Conversations are happening across the nation. We wanted to share some of the conversations that we’ve been having and listening to in the past several weeks. Writer Le’Shae Robinson spoke with four members of our community about their visions for a more just future and where Lexington fits into the national conversation. Matt Jones used his platform to speak to several members of the Lexington community about race and equality in our city.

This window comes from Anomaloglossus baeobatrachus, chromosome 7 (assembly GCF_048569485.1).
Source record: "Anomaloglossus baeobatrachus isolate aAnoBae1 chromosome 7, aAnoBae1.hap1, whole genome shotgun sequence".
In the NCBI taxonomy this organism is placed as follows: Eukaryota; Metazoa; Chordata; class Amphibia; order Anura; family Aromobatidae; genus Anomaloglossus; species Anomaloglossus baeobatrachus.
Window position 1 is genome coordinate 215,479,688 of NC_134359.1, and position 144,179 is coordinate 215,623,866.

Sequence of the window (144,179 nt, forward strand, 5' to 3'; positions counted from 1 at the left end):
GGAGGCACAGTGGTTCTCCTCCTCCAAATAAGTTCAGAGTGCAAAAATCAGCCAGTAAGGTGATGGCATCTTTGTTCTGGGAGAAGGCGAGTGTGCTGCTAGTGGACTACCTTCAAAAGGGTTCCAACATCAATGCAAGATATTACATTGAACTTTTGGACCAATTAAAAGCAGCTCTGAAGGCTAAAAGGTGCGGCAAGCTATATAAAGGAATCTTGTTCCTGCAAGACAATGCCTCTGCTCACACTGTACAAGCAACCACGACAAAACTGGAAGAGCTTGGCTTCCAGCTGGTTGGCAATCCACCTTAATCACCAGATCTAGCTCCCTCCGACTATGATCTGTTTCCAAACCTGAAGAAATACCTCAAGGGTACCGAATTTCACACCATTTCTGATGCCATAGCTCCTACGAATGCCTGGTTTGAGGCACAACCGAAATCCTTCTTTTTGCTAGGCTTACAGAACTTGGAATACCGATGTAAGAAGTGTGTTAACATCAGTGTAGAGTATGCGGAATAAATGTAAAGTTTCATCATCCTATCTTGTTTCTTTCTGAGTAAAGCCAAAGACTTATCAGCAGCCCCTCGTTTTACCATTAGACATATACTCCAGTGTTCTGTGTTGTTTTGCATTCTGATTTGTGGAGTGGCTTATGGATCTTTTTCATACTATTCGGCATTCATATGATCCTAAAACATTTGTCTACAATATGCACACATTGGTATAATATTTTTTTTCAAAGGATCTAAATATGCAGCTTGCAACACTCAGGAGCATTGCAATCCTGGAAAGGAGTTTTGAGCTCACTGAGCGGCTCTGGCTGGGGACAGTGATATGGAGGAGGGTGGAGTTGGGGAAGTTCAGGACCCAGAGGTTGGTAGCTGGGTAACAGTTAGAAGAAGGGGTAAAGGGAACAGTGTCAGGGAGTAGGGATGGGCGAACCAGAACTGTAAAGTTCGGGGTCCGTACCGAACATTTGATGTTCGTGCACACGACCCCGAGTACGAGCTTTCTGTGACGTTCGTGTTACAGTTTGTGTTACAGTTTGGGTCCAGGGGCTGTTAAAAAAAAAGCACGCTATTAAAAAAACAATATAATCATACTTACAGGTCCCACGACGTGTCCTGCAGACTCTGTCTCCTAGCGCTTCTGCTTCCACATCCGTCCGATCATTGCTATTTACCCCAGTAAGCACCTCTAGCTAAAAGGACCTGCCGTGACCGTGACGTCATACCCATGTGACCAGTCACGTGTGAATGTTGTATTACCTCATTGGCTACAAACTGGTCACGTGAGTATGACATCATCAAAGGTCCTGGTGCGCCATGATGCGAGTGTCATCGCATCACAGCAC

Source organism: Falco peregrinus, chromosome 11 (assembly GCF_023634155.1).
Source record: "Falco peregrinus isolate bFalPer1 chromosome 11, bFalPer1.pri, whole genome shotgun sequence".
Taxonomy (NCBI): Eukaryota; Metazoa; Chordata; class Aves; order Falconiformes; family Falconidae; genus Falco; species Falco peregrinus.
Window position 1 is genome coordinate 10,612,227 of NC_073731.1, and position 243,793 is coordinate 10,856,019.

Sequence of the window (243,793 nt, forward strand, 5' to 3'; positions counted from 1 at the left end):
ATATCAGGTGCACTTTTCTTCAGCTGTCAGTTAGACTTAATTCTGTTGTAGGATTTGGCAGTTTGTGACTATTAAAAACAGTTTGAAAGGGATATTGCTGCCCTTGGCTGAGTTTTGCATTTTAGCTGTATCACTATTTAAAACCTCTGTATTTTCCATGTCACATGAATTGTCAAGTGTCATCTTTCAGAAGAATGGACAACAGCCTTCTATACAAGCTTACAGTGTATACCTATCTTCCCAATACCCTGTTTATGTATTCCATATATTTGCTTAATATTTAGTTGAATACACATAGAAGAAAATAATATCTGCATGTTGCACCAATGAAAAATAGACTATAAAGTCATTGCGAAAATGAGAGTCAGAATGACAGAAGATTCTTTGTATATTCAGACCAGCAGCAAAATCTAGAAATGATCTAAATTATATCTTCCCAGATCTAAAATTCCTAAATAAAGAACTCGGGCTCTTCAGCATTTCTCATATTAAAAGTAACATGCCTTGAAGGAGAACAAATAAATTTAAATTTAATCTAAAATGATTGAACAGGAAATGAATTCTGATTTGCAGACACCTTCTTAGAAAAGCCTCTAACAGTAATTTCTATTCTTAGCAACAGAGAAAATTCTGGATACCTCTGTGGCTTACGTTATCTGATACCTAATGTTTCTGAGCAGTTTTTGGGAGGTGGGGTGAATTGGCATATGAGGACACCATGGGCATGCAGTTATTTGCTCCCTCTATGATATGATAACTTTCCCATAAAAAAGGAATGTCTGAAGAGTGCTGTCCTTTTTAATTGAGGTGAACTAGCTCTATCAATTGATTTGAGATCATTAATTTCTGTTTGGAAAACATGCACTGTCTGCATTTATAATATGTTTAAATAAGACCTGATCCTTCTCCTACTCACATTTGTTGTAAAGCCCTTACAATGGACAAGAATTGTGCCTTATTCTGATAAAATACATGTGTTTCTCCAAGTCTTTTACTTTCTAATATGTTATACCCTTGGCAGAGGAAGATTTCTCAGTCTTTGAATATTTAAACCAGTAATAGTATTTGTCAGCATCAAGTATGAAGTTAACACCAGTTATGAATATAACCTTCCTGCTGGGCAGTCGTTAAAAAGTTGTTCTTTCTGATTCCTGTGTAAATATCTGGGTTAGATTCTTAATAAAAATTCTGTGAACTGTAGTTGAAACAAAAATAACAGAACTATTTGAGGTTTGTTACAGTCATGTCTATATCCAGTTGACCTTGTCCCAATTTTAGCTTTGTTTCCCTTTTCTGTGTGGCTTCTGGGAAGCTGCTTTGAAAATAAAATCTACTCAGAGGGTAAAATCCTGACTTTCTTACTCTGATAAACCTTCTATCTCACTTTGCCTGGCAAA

As the Black Lives Matter movement continues to gain traction across the country, Chief of Police Lawrence Weathers, is confident in how Lexington is handling the recent city unrest. “I think as a city we understand why this is happening, why people feel like they need a voice.” Effective communication is key. His own belief for change is rooted in the opportunity for dialogue. “Anytime there is open communication, there’s hope for improvements.” Improvements have already been made with the downtown removal of Confederate era statues, John Hunt Morgan and John C. Breckinridge. The statues caused conflict as they stood on the same plot of land that slaves were sold from before the Civil War. It is these types of actions that give Chief Lawrence Weathers hope to see Lexington improve it’s racial relations. He moved to the North side of town as a child and it is there where he began to hear people use the n-word in addressing Black people to show blatant racism. Weathers succeeded nonetheless by focusing on a goal that would allow him to honor his family morals while impacting his community in a positive light. He has served as the Chief of Police with Lexington since 2018. photo courtesy LFUCG